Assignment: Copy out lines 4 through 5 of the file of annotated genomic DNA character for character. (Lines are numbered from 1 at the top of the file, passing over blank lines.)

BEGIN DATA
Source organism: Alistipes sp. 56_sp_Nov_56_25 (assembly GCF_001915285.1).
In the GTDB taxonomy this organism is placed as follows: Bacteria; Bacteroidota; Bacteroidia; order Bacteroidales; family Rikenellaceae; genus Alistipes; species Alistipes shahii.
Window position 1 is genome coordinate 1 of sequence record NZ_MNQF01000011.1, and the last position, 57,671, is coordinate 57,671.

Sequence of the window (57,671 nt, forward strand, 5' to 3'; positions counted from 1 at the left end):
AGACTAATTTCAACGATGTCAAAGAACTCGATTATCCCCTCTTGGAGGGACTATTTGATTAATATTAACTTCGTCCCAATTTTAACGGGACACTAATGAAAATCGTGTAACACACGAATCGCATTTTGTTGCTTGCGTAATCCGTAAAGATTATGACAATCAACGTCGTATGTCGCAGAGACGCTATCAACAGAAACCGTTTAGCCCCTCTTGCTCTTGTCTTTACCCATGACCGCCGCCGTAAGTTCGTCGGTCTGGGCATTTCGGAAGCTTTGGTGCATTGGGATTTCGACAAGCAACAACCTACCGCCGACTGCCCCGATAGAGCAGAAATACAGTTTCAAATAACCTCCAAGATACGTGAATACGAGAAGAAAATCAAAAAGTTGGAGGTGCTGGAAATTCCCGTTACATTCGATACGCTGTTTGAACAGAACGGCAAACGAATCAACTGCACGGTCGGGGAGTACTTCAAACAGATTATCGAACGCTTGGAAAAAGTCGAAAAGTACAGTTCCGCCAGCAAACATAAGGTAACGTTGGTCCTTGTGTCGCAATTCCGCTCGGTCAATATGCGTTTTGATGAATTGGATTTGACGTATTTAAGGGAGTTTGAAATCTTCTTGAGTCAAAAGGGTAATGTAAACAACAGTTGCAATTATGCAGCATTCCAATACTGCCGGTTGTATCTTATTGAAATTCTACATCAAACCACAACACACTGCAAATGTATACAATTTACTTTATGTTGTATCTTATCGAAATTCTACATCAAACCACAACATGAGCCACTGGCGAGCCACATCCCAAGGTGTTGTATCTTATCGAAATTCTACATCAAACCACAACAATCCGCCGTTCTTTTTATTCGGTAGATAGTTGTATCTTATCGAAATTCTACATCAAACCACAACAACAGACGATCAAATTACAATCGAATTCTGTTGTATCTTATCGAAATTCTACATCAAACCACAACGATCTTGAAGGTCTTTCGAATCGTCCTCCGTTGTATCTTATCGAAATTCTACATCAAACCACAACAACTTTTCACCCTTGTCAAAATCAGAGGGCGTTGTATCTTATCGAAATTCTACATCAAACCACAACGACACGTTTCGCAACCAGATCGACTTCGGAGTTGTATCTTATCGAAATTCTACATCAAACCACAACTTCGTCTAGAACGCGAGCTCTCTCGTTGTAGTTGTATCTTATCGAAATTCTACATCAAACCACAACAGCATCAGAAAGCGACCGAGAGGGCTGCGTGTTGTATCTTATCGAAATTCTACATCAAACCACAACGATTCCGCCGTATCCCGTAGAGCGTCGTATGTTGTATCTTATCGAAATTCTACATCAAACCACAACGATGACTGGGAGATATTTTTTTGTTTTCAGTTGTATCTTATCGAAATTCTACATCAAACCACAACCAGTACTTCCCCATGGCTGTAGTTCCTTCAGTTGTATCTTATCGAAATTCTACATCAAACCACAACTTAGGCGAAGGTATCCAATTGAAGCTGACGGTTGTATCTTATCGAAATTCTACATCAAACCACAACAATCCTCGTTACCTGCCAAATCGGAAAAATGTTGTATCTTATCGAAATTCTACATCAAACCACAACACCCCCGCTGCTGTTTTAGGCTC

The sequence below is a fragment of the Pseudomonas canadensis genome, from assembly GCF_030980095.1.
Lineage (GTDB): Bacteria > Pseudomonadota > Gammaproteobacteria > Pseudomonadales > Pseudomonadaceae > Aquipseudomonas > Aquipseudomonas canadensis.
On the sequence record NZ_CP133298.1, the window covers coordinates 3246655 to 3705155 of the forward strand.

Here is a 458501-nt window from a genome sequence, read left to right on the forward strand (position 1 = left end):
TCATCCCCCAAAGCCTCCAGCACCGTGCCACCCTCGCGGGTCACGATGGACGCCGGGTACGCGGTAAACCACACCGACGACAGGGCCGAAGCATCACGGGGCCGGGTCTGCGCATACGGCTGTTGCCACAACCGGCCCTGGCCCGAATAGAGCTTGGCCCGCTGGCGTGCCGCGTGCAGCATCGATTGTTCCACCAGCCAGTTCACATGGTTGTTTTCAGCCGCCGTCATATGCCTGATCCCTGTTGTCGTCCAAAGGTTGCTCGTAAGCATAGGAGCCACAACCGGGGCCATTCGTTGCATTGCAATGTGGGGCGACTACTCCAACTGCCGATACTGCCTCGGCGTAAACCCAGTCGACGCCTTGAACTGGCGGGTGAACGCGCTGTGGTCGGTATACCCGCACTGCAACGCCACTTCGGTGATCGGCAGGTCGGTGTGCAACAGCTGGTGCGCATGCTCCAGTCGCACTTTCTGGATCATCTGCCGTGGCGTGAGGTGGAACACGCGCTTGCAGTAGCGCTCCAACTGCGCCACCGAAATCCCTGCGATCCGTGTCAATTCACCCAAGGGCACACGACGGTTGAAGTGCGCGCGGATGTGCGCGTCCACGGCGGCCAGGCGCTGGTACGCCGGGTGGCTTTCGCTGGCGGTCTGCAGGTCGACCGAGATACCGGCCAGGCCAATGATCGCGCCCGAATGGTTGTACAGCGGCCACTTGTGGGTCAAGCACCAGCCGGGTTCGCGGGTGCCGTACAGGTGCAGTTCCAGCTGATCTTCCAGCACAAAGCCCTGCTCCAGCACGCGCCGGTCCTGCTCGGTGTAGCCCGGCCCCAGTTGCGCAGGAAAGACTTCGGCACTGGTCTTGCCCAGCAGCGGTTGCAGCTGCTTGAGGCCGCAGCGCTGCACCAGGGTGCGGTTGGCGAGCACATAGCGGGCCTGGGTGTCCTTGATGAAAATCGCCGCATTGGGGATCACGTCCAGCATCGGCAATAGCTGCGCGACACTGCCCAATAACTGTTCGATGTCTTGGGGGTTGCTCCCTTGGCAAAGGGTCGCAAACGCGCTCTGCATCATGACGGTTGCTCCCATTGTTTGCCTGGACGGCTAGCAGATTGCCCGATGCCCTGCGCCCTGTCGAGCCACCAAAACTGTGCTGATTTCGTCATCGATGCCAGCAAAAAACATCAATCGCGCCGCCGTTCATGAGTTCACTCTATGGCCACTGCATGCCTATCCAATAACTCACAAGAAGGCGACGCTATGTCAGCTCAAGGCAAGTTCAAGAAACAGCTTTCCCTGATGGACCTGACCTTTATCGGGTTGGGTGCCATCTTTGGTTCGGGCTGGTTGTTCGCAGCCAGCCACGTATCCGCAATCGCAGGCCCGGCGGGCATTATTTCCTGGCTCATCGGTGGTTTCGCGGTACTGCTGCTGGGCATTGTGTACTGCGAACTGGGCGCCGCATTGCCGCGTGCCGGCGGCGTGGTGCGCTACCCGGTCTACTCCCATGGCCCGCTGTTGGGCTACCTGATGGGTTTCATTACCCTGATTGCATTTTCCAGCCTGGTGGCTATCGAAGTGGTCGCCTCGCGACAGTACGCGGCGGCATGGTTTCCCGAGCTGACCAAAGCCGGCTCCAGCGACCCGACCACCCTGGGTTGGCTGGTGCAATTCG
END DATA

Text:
Sequence of the window (57,671 nt, forward strand, 5' to 3'; positions counted from 1 at the left end):
AGACTAATTTCAACGATGTCAAAGAACTCGATTATCCCCTCTTGGAGGGACTATTTGATTAATATTAACTTCGTCCCAATTTTAACGGGACACTAATGAAAATCGTGTAACACACGAATCGCATTTTGTTGCTTGCGTAATCCGTAAAGATTATGACAATCAACGTCGTATGTCGCAGAGACGCTATCAACAGAAACCGTTTAGCCCCTCTTGCTCTTGTCTTTACCCATGACCGCCGCCGTAAGTTCGTCGGTCTGGGCATTTCGGAAGCTTTGGTGCATTGGGATTTCGACAAGCAACAACCTACCGCCGACTGCCCCGATAGAGCAGAAATACAGTTTCAAATAACCTCCAAGATACGTGAATACGAGAAGAAAATCAAAAAGTTGGAGGTGCTGGAAATTCCCGTTACATTCGATACGCTGTTTGAACAGAACGGCAAACGAATCAACTGCACGGTCGGGGAGTACTTCAAACAGATTATCGAACGCTTGGAAAAAGTCGAAAAGTACAGTTCCGCCAGCAAACATAAGGTAACGTTGGTCCTTGTGTCGCAATTCCGCTCGGTCAATATGCGTTTTGATGAATTGGATTTGACGTATTTAAGGGAGTTTGAAATCTTCTTGAGTCAAAAGGGTAATGTAAACAACAGTTGCAATTATGCAGCATTCCAATACTGCCGGTTGTATCTTATTGAAATTCTACATCAAACCACAACACACTGCAAATGTATACAATTTACTTTATGTTGTATCTTATCGAAATTCTACATCAAACCACAACATGAGCCACTGGCGAGCCACATCCCAAGGTGTTGTATCTTATCGAAATTCTACATCAAACCACAACAATCCGCCGTTCTTTTTATTCGGTAGATAGTTGTATCTTATCGAAATTCTACATCAAACCACAACAACAGACGATCAAATTACAATCGAATTCTGTTGTATCTTATCGAAATTCTACATCAAACCACAACGATCTTGAAGGTCTTTCGAATCGTCCTCCGTTGTATCTTATCGAAATTCTACATCAAACCACAACAACTTTTCACCCTTGTCAAAATCAGAGGGCGTTGTATCTTATCGAAATTCTACATCAAACCACAACGACACGTTTCGCAACCAGATCGACTTCGGAGTTGTATCTTATCGAAATTCTACATCAAACCACAACTTCGTCTAGAACGCGAGCTCTCTCGTTGTAGTTGTATCTTATCGAAATTCTACATCAAACCACAACAGCATCAGAAAGCGACCGAGAGGGCTGCGTGTTGTATCTTATCGAAATTCTACATCAAACCACAACGATTCCGCCGTATCCCGTAGAGCGTCGTATGTTGTATCTTATCGAAATTCTACATCAAACCACAACGATGACTGGGAGATATTTTTTTGTTTTCAGTTGTATCTTATCGAAATTCTACATCAAACCACAACCAGTACTTCCCCATGGCTGTAGTTCCTTCAGTTGTATCTTATCGAAATTCTACATCAAACCACAACTTAGGCGAAGGTATCCAATTGAAGCTGACGGTTGTATCTTATCGAAATTCTACATCAAACCACAACAATCCTCGTTACCTGCCAAATCGGAAAAATGTTGTATCTTATCGAAATTCTACATCAAACCACAACACCCCCGCTGCTGTTTTAGGCTC